Millions of dollars of grants to tackle food and garden waste have been delivered by New South Wales Environment Protection Authority (NSW EPA) under its Waste Less Recycle More program since 2013.
But now with some elements of the program wrapping up in June 2022, the authority has decided to create a one-stop resource for end-use customers of compost called Cool Compost, which will see the good work extend well beyond the program itself.
Cool Compost brings together in one place the expertise of grant recipients under the market development program to share everything learned by them with five target markets – graziers, vegetable growers, councils, landscapers/urban planners and government agencies.
Amanda Kane, Organics Manager NSW EPA, says Cool Compost will be a “living resource” that will continue to be built upon.
“Each of the projects in the Waste Less Recycle More program was required to produce information and resources to support their grant application,” Amanda says.
“Usually that would end up in files somewhere. We thought we’d unlock it as a resource and make it available for customers who use the products and the industry itself.
“There’s a whole range of organic products needed for different applications and there’s not a great deal of awareness about these among customers. Cool Compost addresses that issue.”
Reducing and recycling organic waste is not just a NSW issue. Increasing Australia’s organic waste recycling rate from 49 per cent to 80 per cent by 2030 is a key target of the National Waste Policy.
The Federal Government’s Food Waste for Healthy Soils fund also recognises the benefit of converting organic waste into productive use on soils rather than going to landfill.
Amanda says diverting food waste and other organics from landfill reduces methane emissions. However, food and garden waste continues to be the largest stream going into the red lid bin and landfill.
The $105 million Organics Infrastructure Fund under the NSW Waste Less Recycle More program aimed to tackle food and garden waste by reducing the amount of waste at its source through to creating infrastructure and reliable markets for end products.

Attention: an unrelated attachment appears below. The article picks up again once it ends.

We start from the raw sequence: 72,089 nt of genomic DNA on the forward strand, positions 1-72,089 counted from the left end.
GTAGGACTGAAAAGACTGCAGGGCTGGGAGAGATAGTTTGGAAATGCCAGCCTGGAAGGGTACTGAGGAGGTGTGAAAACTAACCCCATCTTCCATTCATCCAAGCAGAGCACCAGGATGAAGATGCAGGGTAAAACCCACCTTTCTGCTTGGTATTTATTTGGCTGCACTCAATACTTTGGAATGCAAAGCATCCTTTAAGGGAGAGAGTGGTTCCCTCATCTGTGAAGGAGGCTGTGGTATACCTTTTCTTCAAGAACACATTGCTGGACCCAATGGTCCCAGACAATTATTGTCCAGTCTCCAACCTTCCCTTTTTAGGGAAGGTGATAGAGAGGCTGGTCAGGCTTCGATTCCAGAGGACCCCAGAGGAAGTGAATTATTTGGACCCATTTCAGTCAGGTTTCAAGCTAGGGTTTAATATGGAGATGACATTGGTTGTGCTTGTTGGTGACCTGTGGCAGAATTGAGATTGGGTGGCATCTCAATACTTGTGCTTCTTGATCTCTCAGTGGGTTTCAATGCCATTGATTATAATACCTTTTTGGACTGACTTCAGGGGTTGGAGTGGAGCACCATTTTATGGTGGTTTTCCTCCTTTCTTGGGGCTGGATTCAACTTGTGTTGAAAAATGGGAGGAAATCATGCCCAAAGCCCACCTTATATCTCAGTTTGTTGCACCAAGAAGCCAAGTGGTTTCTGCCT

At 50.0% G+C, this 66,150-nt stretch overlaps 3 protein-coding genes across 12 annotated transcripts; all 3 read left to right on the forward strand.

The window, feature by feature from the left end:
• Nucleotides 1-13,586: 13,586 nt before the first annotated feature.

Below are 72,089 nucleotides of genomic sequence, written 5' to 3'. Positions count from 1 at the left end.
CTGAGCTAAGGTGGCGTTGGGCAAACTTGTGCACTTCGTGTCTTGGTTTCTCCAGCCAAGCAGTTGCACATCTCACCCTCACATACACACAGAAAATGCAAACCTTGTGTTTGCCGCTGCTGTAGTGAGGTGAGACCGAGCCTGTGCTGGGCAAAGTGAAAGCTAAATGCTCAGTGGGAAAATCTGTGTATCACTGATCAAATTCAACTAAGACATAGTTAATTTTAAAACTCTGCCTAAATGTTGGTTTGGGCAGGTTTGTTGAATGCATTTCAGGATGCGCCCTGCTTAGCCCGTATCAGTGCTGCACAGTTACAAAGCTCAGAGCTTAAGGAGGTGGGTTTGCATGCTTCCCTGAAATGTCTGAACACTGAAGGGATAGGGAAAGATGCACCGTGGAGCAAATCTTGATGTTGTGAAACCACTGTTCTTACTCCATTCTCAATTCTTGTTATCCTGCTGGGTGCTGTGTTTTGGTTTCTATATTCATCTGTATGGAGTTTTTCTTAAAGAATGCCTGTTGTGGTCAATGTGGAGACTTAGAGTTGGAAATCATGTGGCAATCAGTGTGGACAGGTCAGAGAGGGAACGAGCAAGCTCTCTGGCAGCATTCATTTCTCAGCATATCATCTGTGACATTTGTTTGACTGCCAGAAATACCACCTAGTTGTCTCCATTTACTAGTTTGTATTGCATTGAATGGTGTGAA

Almost $5.5 million was awarded to 38 market development projects that showcased the benefits of compost in different markets including sports field management, compost blankets for roadside rehabilitation, stormwater filtration systems and regenerative farming.
“There was a massive variety of projects,” Amanda says.
“For instance, the Constructive Farming Co-operative Limited received funding for the Compost Buddy, an internet tool that enables farmers and agricultural advisors to independently assess the usefulness of applying compost to their specific local needs.
“While the North Coast Local Land Services and Clarence Landcare targeted the beef grazing sector to test local recycled organics products under North Coast conditions and grazing regimes.”
What these diverse grant recipients learned has delivered rich content for the Cool Compost program, which will consist of videos and podcasts targeting each audience. The videos will feature the grant recipients or the people they worked with.
This is a project that reaches out to the end user of compost products and the industry itself,” Amanda says.
“For the end-user customer, Cool Compost will help them know what to ask for when buying compost and show them the benefits the product will have, whether it’s soil health, increasing organic matter or carbon abatement. For industry, this will help them understand what a customer wants and allow them to tailor products for particular uses.”
NSW EPA partnered with NSW Circular for the project. The videos and podcasts will be hosted on NSW Circular’s Circular Ag platform. Each podcast and video will include show notes that link back to grant resources and provide additional information like case studies and fact sheets.
For more information, visit: www.epa.nsw.gov.au/compost